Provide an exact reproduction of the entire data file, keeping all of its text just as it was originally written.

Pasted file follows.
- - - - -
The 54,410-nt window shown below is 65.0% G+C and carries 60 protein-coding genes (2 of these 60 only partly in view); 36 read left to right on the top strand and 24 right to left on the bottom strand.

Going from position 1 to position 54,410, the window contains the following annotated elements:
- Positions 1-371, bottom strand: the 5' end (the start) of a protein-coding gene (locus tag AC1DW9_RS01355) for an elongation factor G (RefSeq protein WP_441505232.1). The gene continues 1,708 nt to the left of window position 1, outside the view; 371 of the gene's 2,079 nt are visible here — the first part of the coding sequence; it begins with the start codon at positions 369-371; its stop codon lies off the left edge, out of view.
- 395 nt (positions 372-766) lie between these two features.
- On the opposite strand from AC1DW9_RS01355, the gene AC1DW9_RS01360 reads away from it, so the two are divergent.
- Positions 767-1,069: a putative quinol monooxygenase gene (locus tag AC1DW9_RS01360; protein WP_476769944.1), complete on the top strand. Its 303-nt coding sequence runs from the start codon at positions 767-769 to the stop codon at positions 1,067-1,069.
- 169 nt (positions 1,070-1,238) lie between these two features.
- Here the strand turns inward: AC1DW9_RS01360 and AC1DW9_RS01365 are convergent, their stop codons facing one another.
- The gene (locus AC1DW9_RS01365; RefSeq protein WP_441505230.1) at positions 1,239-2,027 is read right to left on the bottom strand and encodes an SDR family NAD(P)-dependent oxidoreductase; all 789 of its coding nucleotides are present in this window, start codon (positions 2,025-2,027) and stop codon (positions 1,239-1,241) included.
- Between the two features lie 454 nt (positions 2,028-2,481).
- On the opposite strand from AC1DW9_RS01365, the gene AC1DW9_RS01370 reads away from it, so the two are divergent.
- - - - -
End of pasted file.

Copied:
The 54,410-nt window shown below is 65.0% G+C and carries 60 protein-coding genes (2 of these 60 only partly in view); 36 read left to right on the top strand and 24 right to left on the bottom strand.

Going from position 1 to position 54,410, the window contains the following annotated elements:
- Positions 1-371, bottom strand: the 5' end (the start) of a protein-coding gene (locus tag AC1DW9_RS01355) for an elongation factor G (RefSeq protein WP_441505232.1). The gene continues 1,708 nt to the left of window position 1, outside the view; 371 of the gene's 2,079 nt are visible here — the first part of the coding sequence; it begins with the start codon at positions 369-371; its stop codon lies off the left edge, out of view.
- 395 nt (positions 372-766) lie between these two features.
- On the opposite strand from AC1DW9_RS01355, the gene AC1DW9_RS01360 reads away from it, so the two are divergent.
- Positions 767-1,069: a putative quinol monooxygenase gene (locus tag AC1DW9_RS01360; protein WP_476769944.1), complete on the top strand. Its 303-nt coding sequence runs from the start codon at positions 767-769 to the stop codon at positions 1,067-1,069.
- 169 nt (positions 1,070-1,238) lie between these two features.
- Here the strand turns inward: AC1DW9_RS01360 and AC1DW9_RS01365 are convergent, their stop codons facing one another.
- The gene (locus AC1DW9_RS01365; RefSeq protein WP_441505230.1) at positions 1,239-2,027 is read right to left on the bottom strand and encodes an SDR family NAD(P)-dependent oxidoreductase; all 789 of its coding nucleotides are present in this window, start codon (positions 2,025-2,027) and stop codon (positions 1,239-1,241) included.
- Between the two features lie 454 nt (positions 2,028-2,481).
- On the opposite strand from AC1DW9_RS01365, the gene AC1DW9_RS01370 reads away from it, so the two are divergent.